Friday has the last piece of data this week. The final revision to the 4th Quarter GDP will at 8:30 AM ET. This is the second and final revision to January’s preliminary reading of the U.S. Gross Domestic Product, or the sum of all goods and services produced in the U.S. The GDP is the benchmark measurement of economic activity. It is expected to show that the economy grew at an annual pace of 1.0% last quarter, unchanged from the previous estimate that was released last month. Analysts are now more concerned with next month’s preliminary reading of the 1st quarter than data from three to six months ago. Because the markets are closed Friday, we won’t see a reaction to this report until they reopen next Monday.

The bond market is expected to close early Thursday ahead of the Good Friday holiday. The stock and bond markets will be closed all day Friday and will reopen for regular trading Monday. It is common to see some pressure in bonds as investors make moves to protect themselves over the long holiday, so don’t be surprised if bonds weaken slightly early Thursday afternoon before closing. The data itself isn’t of much concern but the benchmark 10-year Treasury Note yield closed at 1.87% Friday. Anything above 1.90% is a big concern, in my opinion, as it makes a move about 2.00% likely. Since it slipped below 1.90%, a move downward is more of a possibility than it was the past two weeks. There is potential gains by floating a rate currently. Unfortunately, there is also an elevated risk of a quick upward move in yields and mortgage rates. Therefore, if still floating, please maintain contact with your mortgage professional.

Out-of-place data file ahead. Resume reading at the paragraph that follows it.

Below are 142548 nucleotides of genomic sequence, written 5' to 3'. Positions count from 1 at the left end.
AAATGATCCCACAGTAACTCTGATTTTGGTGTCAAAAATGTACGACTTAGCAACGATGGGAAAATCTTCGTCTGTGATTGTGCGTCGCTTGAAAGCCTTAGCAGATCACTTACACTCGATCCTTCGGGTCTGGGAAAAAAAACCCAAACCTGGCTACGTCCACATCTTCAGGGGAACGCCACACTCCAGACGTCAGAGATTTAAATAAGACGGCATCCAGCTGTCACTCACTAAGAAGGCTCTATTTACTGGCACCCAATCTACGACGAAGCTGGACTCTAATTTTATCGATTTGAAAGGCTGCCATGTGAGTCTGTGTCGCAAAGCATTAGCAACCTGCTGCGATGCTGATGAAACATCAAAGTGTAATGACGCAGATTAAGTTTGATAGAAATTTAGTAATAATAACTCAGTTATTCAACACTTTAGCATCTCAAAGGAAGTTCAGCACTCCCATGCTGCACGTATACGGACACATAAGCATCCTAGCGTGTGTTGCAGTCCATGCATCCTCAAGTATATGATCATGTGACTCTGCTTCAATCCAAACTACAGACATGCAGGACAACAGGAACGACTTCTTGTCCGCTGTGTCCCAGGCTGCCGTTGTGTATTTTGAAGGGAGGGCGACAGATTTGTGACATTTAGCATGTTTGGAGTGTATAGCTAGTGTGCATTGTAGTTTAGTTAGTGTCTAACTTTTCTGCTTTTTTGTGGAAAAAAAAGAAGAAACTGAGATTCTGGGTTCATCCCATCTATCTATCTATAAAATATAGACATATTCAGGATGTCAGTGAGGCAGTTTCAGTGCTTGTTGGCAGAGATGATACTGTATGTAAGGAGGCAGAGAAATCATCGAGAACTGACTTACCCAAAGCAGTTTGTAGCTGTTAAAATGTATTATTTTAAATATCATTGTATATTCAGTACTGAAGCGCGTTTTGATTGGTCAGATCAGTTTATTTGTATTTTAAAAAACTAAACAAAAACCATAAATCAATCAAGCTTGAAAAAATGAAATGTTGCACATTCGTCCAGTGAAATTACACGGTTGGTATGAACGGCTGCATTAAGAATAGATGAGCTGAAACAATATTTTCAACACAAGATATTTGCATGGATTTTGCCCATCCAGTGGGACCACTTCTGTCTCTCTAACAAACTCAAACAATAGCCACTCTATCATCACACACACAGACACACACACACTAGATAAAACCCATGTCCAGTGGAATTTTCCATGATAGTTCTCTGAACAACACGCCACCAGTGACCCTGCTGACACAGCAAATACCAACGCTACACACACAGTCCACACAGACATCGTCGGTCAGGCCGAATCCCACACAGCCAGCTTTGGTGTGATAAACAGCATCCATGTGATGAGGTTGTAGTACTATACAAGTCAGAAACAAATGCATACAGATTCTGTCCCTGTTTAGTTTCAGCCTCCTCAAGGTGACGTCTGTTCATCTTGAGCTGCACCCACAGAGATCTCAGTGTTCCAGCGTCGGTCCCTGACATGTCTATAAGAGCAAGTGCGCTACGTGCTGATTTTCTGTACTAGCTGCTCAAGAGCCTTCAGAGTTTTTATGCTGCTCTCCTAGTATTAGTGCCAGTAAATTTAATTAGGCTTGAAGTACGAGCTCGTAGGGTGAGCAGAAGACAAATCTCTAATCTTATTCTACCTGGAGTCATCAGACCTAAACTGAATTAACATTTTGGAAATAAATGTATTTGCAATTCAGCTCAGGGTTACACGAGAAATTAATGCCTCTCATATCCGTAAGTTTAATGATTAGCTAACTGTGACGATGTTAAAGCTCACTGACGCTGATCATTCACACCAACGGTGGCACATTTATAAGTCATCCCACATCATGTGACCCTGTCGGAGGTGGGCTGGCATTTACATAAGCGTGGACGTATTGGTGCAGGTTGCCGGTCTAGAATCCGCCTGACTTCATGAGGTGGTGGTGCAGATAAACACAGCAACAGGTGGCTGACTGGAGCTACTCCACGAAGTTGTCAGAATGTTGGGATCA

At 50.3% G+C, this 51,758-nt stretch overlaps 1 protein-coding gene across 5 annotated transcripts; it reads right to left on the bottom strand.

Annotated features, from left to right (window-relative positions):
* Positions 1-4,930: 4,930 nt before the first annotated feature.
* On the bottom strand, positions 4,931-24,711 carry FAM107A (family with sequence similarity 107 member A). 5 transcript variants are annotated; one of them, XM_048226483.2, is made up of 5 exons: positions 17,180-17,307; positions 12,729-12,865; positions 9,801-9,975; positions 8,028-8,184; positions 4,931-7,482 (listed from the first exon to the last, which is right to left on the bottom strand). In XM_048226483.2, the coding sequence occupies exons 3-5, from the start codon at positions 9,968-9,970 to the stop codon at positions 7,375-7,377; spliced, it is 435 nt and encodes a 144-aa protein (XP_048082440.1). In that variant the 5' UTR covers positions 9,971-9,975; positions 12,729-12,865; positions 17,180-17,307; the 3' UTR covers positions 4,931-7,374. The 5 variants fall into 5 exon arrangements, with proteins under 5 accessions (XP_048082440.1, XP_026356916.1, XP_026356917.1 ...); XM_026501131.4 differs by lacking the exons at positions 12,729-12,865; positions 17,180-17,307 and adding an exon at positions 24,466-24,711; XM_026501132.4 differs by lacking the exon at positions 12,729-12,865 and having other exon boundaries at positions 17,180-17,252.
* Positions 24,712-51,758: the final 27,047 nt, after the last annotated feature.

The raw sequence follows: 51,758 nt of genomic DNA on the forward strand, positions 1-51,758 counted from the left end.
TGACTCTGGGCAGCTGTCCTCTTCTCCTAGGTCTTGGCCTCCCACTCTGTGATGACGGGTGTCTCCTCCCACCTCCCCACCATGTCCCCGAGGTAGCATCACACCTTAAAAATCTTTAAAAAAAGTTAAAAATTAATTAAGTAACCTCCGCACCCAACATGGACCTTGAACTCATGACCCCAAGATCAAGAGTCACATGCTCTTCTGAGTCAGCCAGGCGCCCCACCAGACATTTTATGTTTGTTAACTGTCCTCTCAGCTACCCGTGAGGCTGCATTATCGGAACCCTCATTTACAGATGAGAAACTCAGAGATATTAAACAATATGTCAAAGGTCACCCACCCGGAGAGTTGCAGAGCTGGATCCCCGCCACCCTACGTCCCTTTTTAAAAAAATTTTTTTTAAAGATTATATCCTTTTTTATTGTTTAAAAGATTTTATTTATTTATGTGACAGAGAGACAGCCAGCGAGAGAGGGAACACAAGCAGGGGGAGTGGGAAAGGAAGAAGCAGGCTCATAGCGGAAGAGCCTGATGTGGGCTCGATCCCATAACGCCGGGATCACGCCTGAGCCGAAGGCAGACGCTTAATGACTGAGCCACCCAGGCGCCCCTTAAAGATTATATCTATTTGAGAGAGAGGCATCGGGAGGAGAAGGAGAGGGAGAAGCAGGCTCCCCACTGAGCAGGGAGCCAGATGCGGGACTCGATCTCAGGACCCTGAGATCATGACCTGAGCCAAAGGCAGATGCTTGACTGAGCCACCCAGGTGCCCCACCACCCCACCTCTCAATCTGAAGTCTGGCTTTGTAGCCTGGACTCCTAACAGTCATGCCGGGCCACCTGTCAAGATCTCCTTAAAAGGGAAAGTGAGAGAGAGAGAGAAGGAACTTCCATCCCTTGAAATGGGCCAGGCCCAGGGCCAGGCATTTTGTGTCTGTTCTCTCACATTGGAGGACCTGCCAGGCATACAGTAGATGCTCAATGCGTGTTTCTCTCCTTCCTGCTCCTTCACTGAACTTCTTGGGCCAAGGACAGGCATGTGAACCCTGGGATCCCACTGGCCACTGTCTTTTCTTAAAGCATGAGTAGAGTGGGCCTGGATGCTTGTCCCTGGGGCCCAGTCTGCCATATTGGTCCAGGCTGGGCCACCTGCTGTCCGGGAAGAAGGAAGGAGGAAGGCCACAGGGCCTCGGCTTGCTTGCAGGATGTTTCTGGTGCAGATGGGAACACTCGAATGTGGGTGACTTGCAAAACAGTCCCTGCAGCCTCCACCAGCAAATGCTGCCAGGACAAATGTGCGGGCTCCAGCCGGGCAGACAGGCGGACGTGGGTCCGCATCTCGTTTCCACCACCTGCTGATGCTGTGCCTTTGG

Lake Tahoe Mortgage Rate Trends- March 18, 2016

Friday’s bond market has opened up slightly despite early stock strength. The major stock indexes appear ready to close the week with solid gains, pushing the Dow higher by 114 points and the Nasdaq up 11 points. The bond market is currently up 2/32 (1.89%), which should keep this morning’s mortgage rates close to yesterday’s levels.